Two minutes after the glass door of the Capital Gazette newspaper in Annapolis, Maryland, was blasted by a shotgun round, and five newspaper employees were killed, police had the alleged shooter in custody.
But they had a problem when they took him in for questioning. He had no identification, he would not talk to police and his fingerprints returned no results from any database.
Police were stumped, but then investigators thought to put the mystery gunman’s photo into the state’s new facial recognition system. In a matter of minutes, the alleged shooter was identified as Jarrod Ramos, a man who had previously sued the paper for its coverage of his arrest and conviction on stalking charges a few years earlier.
While Ramos’ trial is still months away, the successful use of computer technology to confirm a murder suspect’s identity made it clear that facial recognition systems have reached the point where they can perform reliably enough to identify a random person fairly reliability.
What’s equally important is that this is one form of biometric technology that doesn’t require a lot of expensive hardware to implement nor does it require direct interaction of an individual with a card reader, biometrically-control door lock or similar technology.
Those two characteristics make it ideal as a way to improve corporate security in some specific ways while making it possible to sidestep the privacy concerns that surround government use of such technology. In many companies the implementation of facial recognition can be accomplished with little more than some software and a cloud account that includes access to artificial intelligence with image processing capability.
Finding such support isn’t particularly difficult. IBM focuses on exactly that capability with the IBM Cloud and Watson. Amazon, Google and Microsoft also have been perfecting such capabilities. In fact, Microsoft and Amazon have been catching heat from their own employees who fear that the technology is so good it will lead to privacy issues if the technology is sold to government and law enforcement agencies.
This technology could be used to bolster corporate and data center security systems by using existing surveillance cameras as part of a biometric security system. Chances are that you’ve already instituted some form of access control for sensitive areas in your company. These controls may include digital combination locks, smart cards or perhaps fingerprint readers. You may already have more than one of those access control methods.
But each of those systems requires a physical interaction with the person trying to gain access. If that person somehow gets past your perimeter security, then what? This is where facial recognition can help out.
Businesses that have access controlled areas, such as their data center, usually have some form of video surveillance. These may be cameras monitored by the building security team or someone else with responsibility for physical security. Those cameras are usually configured to watch the entry and exit of staff and visitors. They watch sensitive areas such as the machine room in your data center, hallways, and the areas near and within your sensitive compartmented information facility (SCIF).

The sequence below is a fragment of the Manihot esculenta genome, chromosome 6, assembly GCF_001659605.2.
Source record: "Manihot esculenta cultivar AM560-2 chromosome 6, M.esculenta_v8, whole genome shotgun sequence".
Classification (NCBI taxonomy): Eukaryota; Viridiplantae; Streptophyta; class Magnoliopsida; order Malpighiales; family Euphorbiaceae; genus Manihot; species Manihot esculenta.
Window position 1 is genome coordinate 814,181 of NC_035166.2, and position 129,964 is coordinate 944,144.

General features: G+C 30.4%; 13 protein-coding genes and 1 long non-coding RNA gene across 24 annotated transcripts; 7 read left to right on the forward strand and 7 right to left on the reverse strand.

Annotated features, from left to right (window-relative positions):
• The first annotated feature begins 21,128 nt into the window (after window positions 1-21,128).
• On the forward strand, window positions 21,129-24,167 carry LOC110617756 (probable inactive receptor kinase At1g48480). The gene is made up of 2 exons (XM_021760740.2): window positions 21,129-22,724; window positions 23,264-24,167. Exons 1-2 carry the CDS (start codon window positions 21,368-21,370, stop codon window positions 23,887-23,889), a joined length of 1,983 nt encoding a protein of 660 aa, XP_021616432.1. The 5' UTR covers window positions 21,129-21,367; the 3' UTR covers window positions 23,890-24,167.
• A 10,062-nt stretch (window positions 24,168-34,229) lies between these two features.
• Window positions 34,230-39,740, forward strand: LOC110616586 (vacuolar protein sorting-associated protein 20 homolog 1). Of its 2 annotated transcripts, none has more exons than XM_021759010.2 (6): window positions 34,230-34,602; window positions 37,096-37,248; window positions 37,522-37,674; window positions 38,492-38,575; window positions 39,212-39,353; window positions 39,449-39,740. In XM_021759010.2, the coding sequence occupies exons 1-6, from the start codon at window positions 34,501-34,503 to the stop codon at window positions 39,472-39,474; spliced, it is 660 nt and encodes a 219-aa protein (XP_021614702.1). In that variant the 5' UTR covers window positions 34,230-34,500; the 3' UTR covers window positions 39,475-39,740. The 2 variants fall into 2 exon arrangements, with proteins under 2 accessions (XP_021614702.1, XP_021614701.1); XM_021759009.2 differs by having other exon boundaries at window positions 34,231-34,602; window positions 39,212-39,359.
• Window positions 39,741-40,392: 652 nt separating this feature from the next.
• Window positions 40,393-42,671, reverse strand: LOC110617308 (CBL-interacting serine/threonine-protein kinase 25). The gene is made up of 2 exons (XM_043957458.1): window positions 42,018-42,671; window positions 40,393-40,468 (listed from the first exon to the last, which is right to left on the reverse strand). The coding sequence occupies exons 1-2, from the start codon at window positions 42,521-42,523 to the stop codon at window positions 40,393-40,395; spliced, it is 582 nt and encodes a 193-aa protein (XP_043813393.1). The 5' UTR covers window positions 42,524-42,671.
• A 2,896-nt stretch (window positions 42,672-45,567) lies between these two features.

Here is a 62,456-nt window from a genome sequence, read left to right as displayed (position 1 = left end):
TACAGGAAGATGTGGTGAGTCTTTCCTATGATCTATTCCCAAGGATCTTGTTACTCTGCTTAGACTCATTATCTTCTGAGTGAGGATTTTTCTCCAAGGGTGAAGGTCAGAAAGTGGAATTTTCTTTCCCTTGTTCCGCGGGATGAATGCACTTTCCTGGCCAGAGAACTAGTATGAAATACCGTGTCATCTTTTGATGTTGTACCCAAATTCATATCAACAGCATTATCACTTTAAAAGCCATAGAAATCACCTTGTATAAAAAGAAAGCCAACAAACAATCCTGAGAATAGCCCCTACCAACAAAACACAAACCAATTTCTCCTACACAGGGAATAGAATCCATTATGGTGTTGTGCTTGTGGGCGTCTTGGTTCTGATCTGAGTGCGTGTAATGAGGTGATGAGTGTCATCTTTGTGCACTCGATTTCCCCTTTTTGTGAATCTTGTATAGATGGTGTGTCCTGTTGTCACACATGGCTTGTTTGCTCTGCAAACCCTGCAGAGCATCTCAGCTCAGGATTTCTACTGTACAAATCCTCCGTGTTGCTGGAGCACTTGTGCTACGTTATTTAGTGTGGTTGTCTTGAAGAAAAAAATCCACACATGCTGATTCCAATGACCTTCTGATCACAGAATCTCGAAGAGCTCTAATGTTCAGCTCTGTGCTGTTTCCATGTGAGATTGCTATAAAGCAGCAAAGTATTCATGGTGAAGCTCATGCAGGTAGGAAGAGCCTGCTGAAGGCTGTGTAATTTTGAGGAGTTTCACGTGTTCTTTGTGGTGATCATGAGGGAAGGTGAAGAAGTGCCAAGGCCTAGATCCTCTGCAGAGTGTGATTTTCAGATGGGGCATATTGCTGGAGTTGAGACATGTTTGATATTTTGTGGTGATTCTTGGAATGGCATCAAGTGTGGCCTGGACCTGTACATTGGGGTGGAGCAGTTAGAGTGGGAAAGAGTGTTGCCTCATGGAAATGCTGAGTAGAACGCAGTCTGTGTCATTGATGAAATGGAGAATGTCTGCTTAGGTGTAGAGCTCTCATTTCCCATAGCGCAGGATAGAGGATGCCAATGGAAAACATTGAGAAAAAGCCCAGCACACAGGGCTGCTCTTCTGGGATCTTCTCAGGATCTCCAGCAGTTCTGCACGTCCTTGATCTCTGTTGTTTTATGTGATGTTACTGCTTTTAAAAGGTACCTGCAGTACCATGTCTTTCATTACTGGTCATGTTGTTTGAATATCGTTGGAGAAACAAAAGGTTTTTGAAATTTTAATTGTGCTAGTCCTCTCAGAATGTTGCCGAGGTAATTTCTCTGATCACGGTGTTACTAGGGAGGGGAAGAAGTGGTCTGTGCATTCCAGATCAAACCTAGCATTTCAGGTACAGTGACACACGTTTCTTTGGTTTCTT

While these cameras can watch for obvious criminal activity, such as the theft of computers, anything beyond that depends on the ability of people who might be doing the monitoring in real time to recognize the people in the image. But it’s unlikely that a person can reliably do this anywhere but in the smallest company.
This is where facial recognition comes in. You probably have photos of your employees in your human resources database and you’ve probably put them on your employee security badges. If so, you have the data you need for a facial recognition system that can confirm that anyone it sees is actually an employee with a need to be in the secure spaces of your corporate facilities.
While facial recognition isn’t perfect, in this use it doesn’t need to be. Your goal is to confirm that the people in your offices or data center are company employees with proper access. This doesn’t require a huge database even for a big company, and if there’s an occasional false identification, you have a security staff to resolve it.
There are no privacy issues as long as the surveillance is kept to areas that need to be secure. The acceptance of the surveillance cameras and facial recognition capabilities can be a condition of employment, just as is the case for fingerprint readers, iris scanners or other biometric readers.
Of course there will be some development involved. Your IT shop may be able to do this, or you may need to bring in a consultant who has the background to tie your employee photos to a facial recognition AI system. But the major vendors of facial recognition systems already have the APIs available, so it’s not an insurmountable task. In fact, enough organizations have been implementing cloud-based facial recognition that there may be open-source applications for your chosen cloud service.
The events in Annapolis demonstrated that facial recognition is in fact available and that it works. You still can’t use it to scan crowds to identify everyone there, but you don’t need to do that. All you need to do is recognize a few score or a few thousand employees with a need for access.